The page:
NC: Wake County sheriff laments probable cause requirement for pulling over motorists
RALEIGH — Wake County Sheriff Donnie Harrison says the constitutional protection against unjustified searches and seizures inhibits law enforcement and it would be better if police could pull over motorists without probable cause.
Harrison, a Republican seeking election to a third four-year term in November, makes his comments in a video interview on the YouTube channel of Tom Murry, a Morrisville councilman running for the state House in the 41st District, which includes parts of Raleigh, Apex, Cary and Morrisville.
In the video, Murry asks, “Is the state making it easier for you to do your job or making it more difficult?”
Harrison, a former North Carolina Highway Patrol trooper, responds, “The biggest thing I see is the way we interpret laws. Back when I was a young trooper, we could stop a car anytime we wanted to to see if they had a driver’s license. Now you can’t do it. You have to have suspicion of probable cause. So, to me, it’s sort of burden on us.”
Harrison goes on to describe a scenario in which he is a police officer in the market for a new car who sees a vehicle he likes and stops the driver to ask where he bought it.
“I walk up to car,” Harrison says, “You have not violated any law — and I’d have to testify to that in court — but I look into your back seat and there you are loaded down with marijuana, cocaine, white liquor or whatever it might be, do you think you’re going to be found guilty in court? No, because I didn’t have reason to stop you and they’ll toss it out in court. Is that right? To me, no.”
[Watch the entire interview (4:15) on Murry's YouTube channel.]
State Rep. Chris Heagarty, the Democrat being challenged by Murry, says he watched the video and was “a little bit shocked” by Harrison’s attitude toward the constitutional protection against unjustified searches and seizures.
“It goes to the Fourth Amendment, which he is sworn to uphold,” says Heagarty, who received a law degree from N.C. Central University last spring. “I understand he wants to fight crime, but you don’t do that by giving a blank check to law enforcement.”
Murry, an attorney and a pharmacist, makes no comment on the video in response to Harrison’s objections to the probable cause requirement.
In an interview Wednesday, Murry said the sheriff’s department was “doing a great job” and “If there was a probable cause issue, I think you would hear about that and we’re not.”
The issue of police stops, searches and question has became the focus of a national debate following the passage of a state law in Arizona that allowed law enforcement officers who have stopped individuals for cause to request evidence of their being in the U.S. legally. Opponents of the law say it will encourage racial profiling in police stops.
The U.S. Justice Department has sued to block the law on grounds that it usurps the federal role in enforcing immigration laws.
Pablo Escobar, a board member of El Pueblo, a statewide Hispanic advocacy group, said unjustified stops were not a problem for Hispanics. He said the problem is stops for minor traffic infractions are escalating into deportations.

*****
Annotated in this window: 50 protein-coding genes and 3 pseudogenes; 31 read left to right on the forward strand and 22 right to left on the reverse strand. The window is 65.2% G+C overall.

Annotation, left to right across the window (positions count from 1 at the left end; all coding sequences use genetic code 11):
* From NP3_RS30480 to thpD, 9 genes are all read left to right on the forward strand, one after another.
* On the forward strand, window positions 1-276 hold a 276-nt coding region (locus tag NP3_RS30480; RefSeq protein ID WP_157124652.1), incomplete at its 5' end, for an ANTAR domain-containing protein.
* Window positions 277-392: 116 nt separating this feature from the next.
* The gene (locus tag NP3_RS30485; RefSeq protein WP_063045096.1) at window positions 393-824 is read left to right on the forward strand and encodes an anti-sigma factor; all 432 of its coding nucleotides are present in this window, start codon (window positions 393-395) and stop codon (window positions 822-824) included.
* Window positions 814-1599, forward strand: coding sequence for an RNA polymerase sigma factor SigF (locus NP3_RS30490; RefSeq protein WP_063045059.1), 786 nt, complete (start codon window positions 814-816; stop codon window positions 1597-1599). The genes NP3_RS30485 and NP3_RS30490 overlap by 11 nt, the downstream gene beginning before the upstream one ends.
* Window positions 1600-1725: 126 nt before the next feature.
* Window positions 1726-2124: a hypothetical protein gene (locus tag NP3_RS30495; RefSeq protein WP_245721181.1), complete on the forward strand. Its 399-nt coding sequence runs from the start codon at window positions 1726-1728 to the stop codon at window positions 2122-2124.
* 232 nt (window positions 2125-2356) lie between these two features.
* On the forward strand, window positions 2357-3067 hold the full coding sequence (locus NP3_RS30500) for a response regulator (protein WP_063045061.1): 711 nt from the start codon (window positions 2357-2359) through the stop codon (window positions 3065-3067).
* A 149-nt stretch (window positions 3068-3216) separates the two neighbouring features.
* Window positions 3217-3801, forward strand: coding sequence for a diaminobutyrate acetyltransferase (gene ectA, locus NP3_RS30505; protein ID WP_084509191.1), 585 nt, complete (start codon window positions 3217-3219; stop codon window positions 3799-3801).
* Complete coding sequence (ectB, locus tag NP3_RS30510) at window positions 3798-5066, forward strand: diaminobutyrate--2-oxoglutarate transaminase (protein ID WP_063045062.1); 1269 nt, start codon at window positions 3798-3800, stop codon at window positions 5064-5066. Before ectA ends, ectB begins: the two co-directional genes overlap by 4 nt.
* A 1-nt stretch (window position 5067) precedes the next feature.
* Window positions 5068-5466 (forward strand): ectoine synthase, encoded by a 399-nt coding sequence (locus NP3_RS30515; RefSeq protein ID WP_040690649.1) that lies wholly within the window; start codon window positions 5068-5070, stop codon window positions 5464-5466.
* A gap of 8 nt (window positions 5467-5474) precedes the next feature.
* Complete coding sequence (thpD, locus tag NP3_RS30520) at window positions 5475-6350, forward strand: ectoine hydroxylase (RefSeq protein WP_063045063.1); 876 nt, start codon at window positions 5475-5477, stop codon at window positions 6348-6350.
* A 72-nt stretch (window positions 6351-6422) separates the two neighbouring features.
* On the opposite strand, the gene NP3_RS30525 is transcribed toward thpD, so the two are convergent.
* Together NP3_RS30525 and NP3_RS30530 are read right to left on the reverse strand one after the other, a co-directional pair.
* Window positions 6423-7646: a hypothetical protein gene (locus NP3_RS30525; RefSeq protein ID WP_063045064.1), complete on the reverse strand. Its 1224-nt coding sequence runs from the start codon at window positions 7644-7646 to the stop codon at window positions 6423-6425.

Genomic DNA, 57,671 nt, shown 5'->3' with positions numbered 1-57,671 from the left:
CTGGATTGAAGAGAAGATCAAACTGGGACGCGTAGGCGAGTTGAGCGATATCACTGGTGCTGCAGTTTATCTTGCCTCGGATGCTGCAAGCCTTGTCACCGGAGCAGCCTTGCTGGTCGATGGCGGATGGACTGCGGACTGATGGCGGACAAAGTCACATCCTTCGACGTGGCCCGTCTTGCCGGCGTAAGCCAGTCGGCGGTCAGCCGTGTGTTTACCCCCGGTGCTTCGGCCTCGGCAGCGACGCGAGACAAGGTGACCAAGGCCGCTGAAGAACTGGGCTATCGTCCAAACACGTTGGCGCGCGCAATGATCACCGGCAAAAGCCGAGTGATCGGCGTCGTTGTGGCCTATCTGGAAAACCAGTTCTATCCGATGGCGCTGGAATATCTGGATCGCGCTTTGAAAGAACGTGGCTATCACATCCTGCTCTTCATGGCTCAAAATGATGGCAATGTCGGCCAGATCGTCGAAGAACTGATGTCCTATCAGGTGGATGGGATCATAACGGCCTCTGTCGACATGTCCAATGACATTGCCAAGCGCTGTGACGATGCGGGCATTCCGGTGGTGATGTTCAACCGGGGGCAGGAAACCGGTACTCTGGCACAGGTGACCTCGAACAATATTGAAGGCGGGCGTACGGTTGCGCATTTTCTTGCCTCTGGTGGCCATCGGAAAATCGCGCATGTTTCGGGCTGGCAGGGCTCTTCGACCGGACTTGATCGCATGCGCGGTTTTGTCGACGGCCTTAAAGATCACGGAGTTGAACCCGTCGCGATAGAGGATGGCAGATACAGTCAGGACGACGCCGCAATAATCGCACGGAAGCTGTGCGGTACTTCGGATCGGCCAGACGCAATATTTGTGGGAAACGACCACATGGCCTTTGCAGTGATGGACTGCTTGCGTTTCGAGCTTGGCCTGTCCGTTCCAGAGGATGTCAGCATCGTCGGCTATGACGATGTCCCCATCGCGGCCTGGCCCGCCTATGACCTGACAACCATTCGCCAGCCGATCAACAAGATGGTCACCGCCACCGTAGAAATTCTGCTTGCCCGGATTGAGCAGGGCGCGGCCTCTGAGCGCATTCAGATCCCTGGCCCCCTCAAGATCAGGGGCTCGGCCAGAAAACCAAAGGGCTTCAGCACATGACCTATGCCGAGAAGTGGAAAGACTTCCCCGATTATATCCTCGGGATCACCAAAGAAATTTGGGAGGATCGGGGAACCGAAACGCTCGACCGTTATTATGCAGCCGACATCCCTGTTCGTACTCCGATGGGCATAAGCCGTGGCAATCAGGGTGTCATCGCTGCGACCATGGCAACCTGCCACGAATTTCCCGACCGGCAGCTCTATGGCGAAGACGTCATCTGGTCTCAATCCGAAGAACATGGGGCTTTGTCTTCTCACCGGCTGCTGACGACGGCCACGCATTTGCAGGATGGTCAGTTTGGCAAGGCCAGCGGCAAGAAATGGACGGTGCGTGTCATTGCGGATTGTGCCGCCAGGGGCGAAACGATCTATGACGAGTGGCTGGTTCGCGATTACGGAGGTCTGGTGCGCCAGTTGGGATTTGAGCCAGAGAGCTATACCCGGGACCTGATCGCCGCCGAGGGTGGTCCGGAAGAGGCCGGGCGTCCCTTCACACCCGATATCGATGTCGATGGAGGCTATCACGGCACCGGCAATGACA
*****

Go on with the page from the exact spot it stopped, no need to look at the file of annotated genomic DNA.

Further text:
Escobar said he was reassured that Harrison recognizes probable cause requirement even if he doesn’t agree with it.
“I’m glad he says these laws exist. He may not like them, but he goes by them. He’s a politician and he can express his opinions,” Escobar said.
Harrison said expressing his objections to probable cause requirements will not encourage his deputies to take the requirement lightly.
“A good leader will always express his concerns,” Harrison said in an interview with the North Carolina Independent News. “I don’t have a problem with my guys knowing how I feel as long as they abide by the law.”
Later in the video, Harrison moves to child discipline, something he says is lacking among Wake County youth. Harrison made clear that it is not illegal to spank children as, he says, many people think.
“You can still spank your child. Whether you want to or not, it’s on the books,” Harrison said. “But most people think, ‘Hey, you can’t do this.’ A lot of police officers will tell moms and dads, ‘Don’t spank your child, or I’ll put you in jail.’ And that sends a bad message. Why? Because when a kid hears that at 5, 6, 7, 8 years old, they know if they do wrong, ‘You lay a hand on me and I’m going to call the police.’ We try to get the message out, that’s not true.”
Ah, the good old days, when cops could pull you over to ask where you bought your car. And if you didn’t stop, they’d bust you for that. Barney Fife with a badge — never a good idea.
Obviously, Rep. Heagarty is grasping for straws here. Sheriff Harrison follows the law to the T and that is why he will be re-elected. Heagarty tried to paint himself as a moderate but he is a tax and spend liberal and lying to cover his true viewpoints. That is why he hires political hack Mike Radionchecko from OFA to run his campaign.
Probable Cause is a necessity to combat personal opinion within law enforcement. It might stop you from pulling someone over, but it doesn’t stop the police from running the plate number.
“Obviously, Rep. Heagarty is grasping for straws here. Sheriff Harrison follows the law to the T and that is why he will be re-elected. Heagarty tried to paint himself as a moderate but he is a tax and spend liberal and lying to cover his true viewpoints. That is why he hires political hack Mike Radionchecko from OFA to run his campaign.”
You sound like an irredeemable idiot with a questionable grasp of your own shoelaces, never mind governance.